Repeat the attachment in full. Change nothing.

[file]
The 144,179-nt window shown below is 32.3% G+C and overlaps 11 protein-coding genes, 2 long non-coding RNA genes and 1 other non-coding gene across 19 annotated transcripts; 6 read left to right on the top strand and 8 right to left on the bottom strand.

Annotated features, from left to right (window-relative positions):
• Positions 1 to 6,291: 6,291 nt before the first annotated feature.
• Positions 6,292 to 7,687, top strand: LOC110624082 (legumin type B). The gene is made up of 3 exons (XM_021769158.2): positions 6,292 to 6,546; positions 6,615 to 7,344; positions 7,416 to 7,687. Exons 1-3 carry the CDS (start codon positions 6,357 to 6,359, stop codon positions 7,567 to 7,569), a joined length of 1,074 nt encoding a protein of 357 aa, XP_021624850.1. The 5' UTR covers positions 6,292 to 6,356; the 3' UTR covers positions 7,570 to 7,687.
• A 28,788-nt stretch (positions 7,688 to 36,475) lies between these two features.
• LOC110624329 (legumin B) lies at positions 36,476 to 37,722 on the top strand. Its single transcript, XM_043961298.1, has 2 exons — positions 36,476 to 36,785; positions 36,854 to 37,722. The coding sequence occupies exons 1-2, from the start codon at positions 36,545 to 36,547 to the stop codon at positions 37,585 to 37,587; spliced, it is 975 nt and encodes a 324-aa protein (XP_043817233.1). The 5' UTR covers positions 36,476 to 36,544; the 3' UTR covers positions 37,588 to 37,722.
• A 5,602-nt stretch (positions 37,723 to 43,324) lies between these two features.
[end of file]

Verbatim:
The 144,179-nt window shown below is 32.3% G+C and overlaps 11 protein-coding genes, 2 long non-coding RNA genes and 1 other non-coding gene across 19 annotated transcripts; 6 read left to right on the top strand and 8 right to left on the bottom strand.

Annotated features, from left to right (window-relative positions):
• Positions 1 to 6,291: 6,291 nt before the first annotated feature.
• Positions 6,292 to 7,687, top strand: LOC110624082 (legumin type B). The gene is made up of 3 exons (XM_021769158.2): positions 6,292 to 6,546; positions 6,615 to 7,344; positions 7,416 to 7,687. Exons 1-3 carry the CDS (start codon positions 6,357 to 6,359, stop codon positions 7,567 to 7,569), a joined length of 1,074 nt encoding a protein of 357 aa, XP_021624850.1. The 5' UTR covers positions 6,292 to 6,356; the 3' UTR covers positions 7,570 to 7,687.
• A 28,788-nt stretch (positions 7,688 to 36,475) lies between these two features.
• LOC110624329 (legumin B) lies at positions 36,476 to 37,722 on the top strand. Its single transcript, XM_043961298.1, has 2 exons — positions 36,476 to 36,785; positions 36,854 to 37,722. The coding sequence occupies exons 1-2, from the start codon at positions 36,545 to 36,547 to the stop codon at positions 37,585 to 37,587; spliced, it is 975 nt and encodes a 324-aa protein (XP_043817233.1). The 5' UTR covers positions 36,476 to 36,544; the 3' UTR covers positions 37,588 to 37,722.
• A 5,602-nt stretch (positions 37,723 to 43,324) lies between these two features.